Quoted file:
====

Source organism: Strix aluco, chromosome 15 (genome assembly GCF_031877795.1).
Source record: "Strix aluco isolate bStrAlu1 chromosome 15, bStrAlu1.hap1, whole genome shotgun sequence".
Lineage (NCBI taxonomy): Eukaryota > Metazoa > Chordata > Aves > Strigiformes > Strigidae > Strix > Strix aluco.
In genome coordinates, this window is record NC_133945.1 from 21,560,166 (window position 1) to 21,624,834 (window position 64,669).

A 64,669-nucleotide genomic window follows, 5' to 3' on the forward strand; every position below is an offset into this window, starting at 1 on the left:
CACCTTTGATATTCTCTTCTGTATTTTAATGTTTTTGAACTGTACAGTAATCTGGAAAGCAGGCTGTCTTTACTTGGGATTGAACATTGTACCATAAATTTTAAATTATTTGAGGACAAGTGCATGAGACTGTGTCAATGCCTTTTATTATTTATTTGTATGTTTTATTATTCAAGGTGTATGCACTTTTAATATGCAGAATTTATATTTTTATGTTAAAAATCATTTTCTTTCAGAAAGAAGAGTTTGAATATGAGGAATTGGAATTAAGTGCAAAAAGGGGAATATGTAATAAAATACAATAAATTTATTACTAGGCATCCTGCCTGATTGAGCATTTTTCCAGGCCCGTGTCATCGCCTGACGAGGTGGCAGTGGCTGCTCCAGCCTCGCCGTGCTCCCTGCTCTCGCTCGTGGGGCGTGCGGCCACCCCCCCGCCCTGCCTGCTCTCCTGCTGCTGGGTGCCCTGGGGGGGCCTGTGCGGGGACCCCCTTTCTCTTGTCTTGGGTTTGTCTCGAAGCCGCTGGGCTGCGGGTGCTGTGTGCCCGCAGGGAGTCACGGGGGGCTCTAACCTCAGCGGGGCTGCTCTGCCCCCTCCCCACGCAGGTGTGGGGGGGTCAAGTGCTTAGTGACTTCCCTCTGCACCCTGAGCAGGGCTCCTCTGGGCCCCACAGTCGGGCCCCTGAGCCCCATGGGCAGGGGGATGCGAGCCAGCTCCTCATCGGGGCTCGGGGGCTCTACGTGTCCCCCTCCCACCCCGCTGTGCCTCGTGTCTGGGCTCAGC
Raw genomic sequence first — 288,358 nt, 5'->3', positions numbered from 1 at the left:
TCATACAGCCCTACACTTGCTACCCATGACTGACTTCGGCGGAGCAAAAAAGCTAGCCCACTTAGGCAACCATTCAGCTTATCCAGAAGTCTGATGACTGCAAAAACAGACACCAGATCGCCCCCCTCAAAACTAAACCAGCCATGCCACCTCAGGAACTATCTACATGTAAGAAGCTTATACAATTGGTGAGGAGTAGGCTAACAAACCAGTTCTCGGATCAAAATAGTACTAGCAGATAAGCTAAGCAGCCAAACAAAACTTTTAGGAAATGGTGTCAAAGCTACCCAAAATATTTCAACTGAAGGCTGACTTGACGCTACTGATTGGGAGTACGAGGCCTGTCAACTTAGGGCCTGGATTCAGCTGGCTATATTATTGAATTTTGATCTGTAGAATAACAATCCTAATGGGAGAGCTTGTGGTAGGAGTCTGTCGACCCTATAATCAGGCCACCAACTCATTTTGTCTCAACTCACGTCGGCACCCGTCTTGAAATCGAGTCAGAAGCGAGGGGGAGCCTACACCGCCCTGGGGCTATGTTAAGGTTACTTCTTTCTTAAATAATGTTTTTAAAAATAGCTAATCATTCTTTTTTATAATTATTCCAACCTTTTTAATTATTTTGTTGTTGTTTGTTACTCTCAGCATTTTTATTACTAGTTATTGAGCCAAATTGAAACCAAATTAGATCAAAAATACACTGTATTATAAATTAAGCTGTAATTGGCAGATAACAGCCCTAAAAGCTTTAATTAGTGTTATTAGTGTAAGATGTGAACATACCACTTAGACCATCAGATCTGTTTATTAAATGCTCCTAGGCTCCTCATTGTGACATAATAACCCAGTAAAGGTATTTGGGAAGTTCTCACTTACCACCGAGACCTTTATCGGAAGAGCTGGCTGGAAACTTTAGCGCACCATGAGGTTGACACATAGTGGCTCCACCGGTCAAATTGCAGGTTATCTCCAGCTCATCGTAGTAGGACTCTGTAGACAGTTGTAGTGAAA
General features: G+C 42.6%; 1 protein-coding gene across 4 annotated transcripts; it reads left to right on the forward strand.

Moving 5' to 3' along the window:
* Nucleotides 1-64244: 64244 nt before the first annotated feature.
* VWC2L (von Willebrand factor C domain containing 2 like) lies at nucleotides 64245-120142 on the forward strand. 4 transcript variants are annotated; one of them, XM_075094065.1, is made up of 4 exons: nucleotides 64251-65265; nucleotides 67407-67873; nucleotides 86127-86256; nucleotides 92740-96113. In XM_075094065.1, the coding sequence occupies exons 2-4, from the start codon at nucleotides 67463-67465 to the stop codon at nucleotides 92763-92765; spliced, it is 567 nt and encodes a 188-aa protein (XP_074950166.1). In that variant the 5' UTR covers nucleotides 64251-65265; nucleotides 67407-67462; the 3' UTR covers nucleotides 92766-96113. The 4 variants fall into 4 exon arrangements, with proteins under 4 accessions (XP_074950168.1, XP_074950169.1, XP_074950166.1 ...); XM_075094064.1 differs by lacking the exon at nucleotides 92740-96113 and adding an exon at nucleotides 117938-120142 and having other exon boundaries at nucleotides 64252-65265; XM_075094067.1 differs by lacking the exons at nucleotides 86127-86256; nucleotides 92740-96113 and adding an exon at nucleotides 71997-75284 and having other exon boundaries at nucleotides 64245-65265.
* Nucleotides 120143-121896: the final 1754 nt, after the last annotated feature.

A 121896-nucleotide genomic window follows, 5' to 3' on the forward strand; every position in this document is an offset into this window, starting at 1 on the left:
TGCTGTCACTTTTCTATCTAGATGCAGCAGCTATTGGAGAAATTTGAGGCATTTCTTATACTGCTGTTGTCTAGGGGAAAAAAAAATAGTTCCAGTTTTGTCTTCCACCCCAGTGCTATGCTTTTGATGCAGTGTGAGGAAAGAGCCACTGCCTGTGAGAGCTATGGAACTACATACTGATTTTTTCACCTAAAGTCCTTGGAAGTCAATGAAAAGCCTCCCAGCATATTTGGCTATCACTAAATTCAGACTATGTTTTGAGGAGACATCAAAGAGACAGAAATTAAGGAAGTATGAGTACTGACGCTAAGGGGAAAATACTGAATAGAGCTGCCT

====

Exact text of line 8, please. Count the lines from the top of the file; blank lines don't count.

TCATACAGCCCTACACTTGCTACCCATGACTGACTTCGGCGGAGCAAAAAAGCTAGCCCACTTAGGCAACCATTCAGCTTATCCAGAAGTCTGATGACTGCAAAAACAGACACCAGATCGCCCCCCTCAAAACTAAACCAGCCATGCCACCTCAGGAACTATCTACATGTAAGAAGCTTATACAATTGGTGAGGAGTAGGCTAACAAACCAGTTCTCGGATCAAAATAGTACTAGCAGATAAGCTAAGCAGCCAAACAAAACTTTTAGGAAATGGTGTCAAAGCTACCCAAAATATTTCAACTGAAGGCTGACTTGACGCTACTGATTGGGAGTACGAGGCCTGTCAACTTAGGGCCTGGATTCAGCTGGCTATATTATTGAATTTTGATCTGTAGAATAACAATCCTAATGGGAGAGCTTGTGGTAGGAGTCTGTCGACCCTATAATCAGGCCACCAACTCATTTTGTCTCAACTCACGTCGGCACCCGTCTTGAAATCGAGTCAGAAGCGAGGGGGAGCCTACACCGCCCTGGGGCTATGTTAAGGTTACTTCTTTCTTAAATAATGTTTTTAAAAATAGCTAATCATTCTTTTTTATAATTATTCCAACCTTTTTAATTATTTTGTTGTTGTTTGTTACTCTCAGCATTTTTATTACTAGTTATTGAGCCAAATTGAAACCAAATTAGATCAAAAATACACTGTATTATAAATTAAGCTGTAATTGGCAGATAACAGCCCTAAAAGCTTTAATTAGTGTTATTAGTGTAAGATGTGAACATACCACTTAGACCATCAGATCTGTTTATTAAATGCTCCTAGGCTCCTCATTGTGACATAATAACCCAGTAAAGGTATTTGGGAAGTTCTCACTTACCACCGAGACCTTTATCGGAAGAGCTGGCTGGAAACTTTAGCGCACCATGAGGTTGACACATAGTGGCTCCACCGGTCAAATTGCAGGTTATCTCCAGCTCATCGTAGTAGGACTCTGTAGACAGTTGTAGTGAAA